Social media has changed the way lawsuits are handled. Almost anyone can connect over Facebook, which means that social media relationships may lead to conflicts during a lawsuit.
The Florida Supreme Court recently clarified how courts can handle social media relationships. According to its ruling, judges do not need to disqualify themselves from cases if they are Facebook “friends” with lawyers involved in the cases.
This ruling came from an appeal filed by the Herssein Law Group, which was in a legal dispute with one of its former clients, United States Automobile Association. The case involved attorney fees, a breach of contract, and alleged fraud. Herssein sought to disqualify Miami-Dade County Circuit Judge Beatrice Butchko because she was Facebook friends with one of the attorneys on the opposing counsel. Butchko did not step aside, which caused the case to go to the 3rd District Court of Appeal, and then the Supreme Court.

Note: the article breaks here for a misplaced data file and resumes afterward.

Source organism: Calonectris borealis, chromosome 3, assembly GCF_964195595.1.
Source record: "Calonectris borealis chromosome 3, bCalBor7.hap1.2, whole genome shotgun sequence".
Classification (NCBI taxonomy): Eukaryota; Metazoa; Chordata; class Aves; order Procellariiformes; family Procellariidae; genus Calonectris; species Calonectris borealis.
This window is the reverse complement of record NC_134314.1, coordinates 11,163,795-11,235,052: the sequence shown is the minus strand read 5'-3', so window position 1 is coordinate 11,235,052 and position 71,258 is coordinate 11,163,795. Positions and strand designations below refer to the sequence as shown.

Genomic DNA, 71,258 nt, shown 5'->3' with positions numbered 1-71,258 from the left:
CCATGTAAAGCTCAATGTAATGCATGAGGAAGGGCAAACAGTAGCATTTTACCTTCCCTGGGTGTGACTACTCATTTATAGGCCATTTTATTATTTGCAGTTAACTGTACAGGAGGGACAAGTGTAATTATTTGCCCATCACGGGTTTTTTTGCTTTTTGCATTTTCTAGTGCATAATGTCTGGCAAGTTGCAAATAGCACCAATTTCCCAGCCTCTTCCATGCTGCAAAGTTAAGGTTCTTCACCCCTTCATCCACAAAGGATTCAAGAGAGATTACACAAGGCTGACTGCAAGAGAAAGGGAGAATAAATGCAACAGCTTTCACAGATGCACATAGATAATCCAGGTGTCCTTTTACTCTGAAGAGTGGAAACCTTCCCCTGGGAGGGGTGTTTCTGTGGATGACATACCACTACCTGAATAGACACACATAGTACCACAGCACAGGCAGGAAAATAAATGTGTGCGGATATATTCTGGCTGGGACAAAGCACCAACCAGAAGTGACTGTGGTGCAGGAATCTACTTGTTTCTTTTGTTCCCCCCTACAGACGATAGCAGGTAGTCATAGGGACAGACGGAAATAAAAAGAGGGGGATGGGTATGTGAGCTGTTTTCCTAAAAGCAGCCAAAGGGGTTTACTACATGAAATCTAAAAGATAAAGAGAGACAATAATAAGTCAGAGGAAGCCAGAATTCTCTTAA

Chief Justice Charles Canady thought that it was necessary to first distinguish the relationship between Facebook friends and traditional friends. According to Canady, many Facebook friends are strangers or have only met once or twice, and so they do not necessarily have actual friendships. Therefore, these relationships should not be singled out and subjected to a “per se” disqualification rule.
On the opposing side of this argument, social media friendships between judges and attorneys could show a sense of impropriety. As such, judges should avoid having Facebook accounts. If they do, they should ensure they are not “friends” with any lawyers in their cases. In itself, a Facebook “friendship” doesn’t have to mean anything. However, traditional friendships are always possible on Facebook. Impartiality is important in the field of law. Bias in the courtroom can lead to an unfair trial.
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